I have 100% foot drop in both my feet and would not be nearly as mobile (relative term!) without my AFO’s. I have two carbon AFO’s – and yes they are expensive. But they are worth it vs the cheaper plastic ones. Medicare will pay for AFO’s but only once every 3 to 5 years (don’t remember the exact duration). Unfortunately one of my AFO’s broke after I fell last winter and Medicare wouldn’t pay of it – I had used my allotment. It cost me $3,100 to replace.  I have filed a appeal with Medicare.

    At that time I had two AFO’s – the one that broke was constructed with a weld and that is a weak point and where the AFO broke. My other one does not have any welds and therefore no weak points – I replaced my broken AFO with one that does not have a weld.

    I also use hiking poles to steady my gait – even with the AFO.

    When I had my first public unveiling of my AFO – I was very self conscious. Now I don’t care. I do get the occasional curious stare or question……but it doesn’t matter. It is what it is and I can’t help it – I’m doing the best I can.

    I begin the day without my AFO’s – try to exercise my feet and lower legs – I am wobbly but it is good to feel my feet on the floor. I have to be extra cautious because I am more prone to falling.

    I would not hesitate to get an AFO and hopefully your insurance covers it.


    Doug Powell


  • Mary Tiknis

    July 21, 2021 at 7:14 am

    My AFO are very helpful when I Am walking with my rollator . Without then I have a harder time walking due to foot drop. The metal  ones are better.

  • Susana Rave

    July 21, 2021 at 12:55 pm

    Hi Marianne,

    I also have bilateral drop foot and the AFOs are a must for me. They provide stability and allow me to walk (heel toe) and without tripping.  My PT recommmended the titanium type which are light and comfortable to wear.  I also use the rollater when walking long distances.   I love them.  Fortunately, my medical insurance covered 90% of the cost so my out of pocket was about $300.  It was totally  worth it.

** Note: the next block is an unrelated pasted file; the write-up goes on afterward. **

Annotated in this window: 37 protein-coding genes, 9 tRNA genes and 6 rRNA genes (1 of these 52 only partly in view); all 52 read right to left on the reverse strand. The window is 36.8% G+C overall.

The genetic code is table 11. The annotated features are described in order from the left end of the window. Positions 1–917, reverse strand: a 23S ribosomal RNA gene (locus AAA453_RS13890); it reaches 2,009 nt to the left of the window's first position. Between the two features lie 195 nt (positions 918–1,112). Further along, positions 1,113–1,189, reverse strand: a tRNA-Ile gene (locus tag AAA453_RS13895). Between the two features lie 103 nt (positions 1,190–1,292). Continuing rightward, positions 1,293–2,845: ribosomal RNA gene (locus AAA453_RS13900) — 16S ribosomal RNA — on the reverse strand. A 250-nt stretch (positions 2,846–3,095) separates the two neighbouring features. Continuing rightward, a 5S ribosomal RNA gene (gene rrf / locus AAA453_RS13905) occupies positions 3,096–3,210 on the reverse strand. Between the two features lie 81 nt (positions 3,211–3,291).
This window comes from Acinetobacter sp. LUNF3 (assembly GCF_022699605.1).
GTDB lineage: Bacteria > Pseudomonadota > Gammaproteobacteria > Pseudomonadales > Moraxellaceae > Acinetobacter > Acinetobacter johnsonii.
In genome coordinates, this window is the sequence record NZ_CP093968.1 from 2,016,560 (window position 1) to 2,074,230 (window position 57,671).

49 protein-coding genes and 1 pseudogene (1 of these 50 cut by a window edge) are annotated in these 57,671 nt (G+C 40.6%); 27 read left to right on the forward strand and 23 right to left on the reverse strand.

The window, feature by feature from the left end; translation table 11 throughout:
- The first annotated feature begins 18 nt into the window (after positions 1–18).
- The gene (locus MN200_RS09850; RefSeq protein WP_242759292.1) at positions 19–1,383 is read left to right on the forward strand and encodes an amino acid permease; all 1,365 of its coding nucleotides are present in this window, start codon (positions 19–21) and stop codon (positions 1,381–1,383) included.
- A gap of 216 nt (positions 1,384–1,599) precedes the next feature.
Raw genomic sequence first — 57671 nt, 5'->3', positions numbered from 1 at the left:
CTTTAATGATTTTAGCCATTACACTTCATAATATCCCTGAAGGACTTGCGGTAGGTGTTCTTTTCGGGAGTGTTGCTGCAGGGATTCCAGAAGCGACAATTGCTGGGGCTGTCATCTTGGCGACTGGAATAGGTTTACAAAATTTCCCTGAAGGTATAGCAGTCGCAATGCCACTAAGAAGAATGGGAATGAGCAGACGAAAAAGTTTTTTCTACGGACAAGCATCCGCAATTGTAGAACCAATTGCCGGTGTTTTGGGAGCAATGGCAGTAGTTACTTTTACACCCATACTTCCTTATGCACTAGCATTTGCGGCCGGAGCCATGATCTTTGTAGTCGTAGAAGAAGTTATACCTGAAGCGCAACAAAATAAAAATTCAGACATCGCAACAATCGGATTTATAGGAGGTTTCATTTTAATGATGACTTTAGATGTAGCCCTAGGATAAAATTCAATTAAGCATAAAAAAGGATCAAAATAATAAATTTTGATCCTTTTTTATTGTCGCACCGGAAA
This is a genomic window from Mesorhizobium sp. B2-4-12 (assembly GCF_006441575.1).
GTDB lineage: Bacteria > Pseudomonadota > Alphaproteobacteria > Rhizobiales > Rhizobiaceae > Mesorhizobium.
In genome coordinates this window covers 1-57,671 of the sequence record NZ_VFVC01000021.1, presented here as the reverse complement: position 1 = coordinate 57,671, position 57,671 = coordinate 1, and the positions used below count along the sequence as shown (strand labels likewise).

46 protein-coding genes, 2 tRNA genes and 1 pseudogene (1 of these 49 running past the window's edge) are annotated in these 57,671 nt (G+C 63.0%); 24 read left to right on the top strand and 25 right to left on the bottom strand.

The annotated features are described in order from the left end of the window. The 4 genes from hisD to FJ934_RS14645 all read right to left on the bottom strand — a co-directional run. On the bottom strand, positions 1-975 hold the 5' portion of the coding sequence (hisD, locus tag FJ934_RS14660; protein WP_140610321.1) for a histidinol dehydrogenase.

When you get them you’ll be so happy you did.  :  )


  • Marianne Opilla

    July 21, 2021 at 7:09 pm


    Thank you so much for sharing input on the AFOs.  After reading what some of you are doing, I realize that I probably have more gait issues than foot drop.  I will discuss with my MD and PT in more detail again.

  • Ellen

    July 24, 2021 at 7:14 am

    About a year ago I was diagnosed with ALS.  I am wearing metal AFO’s, which are a necessity for me due to bilateral foot drop. I am very glad I have them.  I don’t know what a rollator is but interested in finding out more about their usefulness.  I try to walk as much as I can and think perhaps having one would be useful.  So much to learn.  Thank you for the tips and experiences.  They are all very useful.

  • Dagmar

    July 24, 2021 at 12:31 pm

    Hi Ellen, a rollator is a walker with 4 wheels. It sounds like you’re still able to walk in your AFOs without having balance issues, or tripping. A rollator is so helpful to provide steadiness and protection from those “oops!” moments.

    I wrote a few articles about my rollator, hope these are of help:


    (this one is humorous) http://alsandwellness.blogspot.com/2016/01/walk-this-way-als-humor.html

  • Deleted User

    Deleted User
    July 24, 2021 at 8:11 pm

    I have a rollator but try not to use it. I do well on a cane so far. Rollators are good because they have a break to stop and steady, and the one I have has a seat so that I can sit if my legs are exhausted. The small little carry bin under the seat is also handy!

    AFO’s and KAFO (knee/ankle/foot orthosis) keep me using those muscles that are trying to atrophy away. If we keep them moving they will not atrophy as quickly then if we stop using them, so I plan to walk as long as I can. They have robotic legs now that you can strap on, I wonder if those will do well once I cannot walk on my own.


  • Kathleen B (Katie)

    July 27, 2021 at 12:38 pm

    Hi all,

    I’m new to Forums, but got interested in ‘joining in’ because of some of the discussions.  I’m really new to ALS (2 months ago diagnosis)…but I do already have both AFO’s and a rollator walker.   I was not a fan of having or using either right away…but I was more frustrated with moving slow to be safe and avoid falls (due to foot drop issue).  So, some really insightful PT persons recognized that I wanted to be active and involved in what I like and want to do with my days and time (taking walks, gardening, shopping, play/help with grandkids), so they had me try both and see if they are ‘worth it’.  Indeed they can help!  (p.s. maybe get larger wheels on rollator if you are outdoors fan?–I did–its’ like the difference between a mountain bike and a racing bike for multi-surface use:)

    Not totally easy, but –just like John S says, it keeps me upright and feeling like I still have a sense of ‘normal ability’ (despite the lack of weak foot, lower leg cooperation!).   I hope your PT and Dr. can support your need to be as mobile as possible…AND be as safe as possible, while conserving some energy.  (Katie)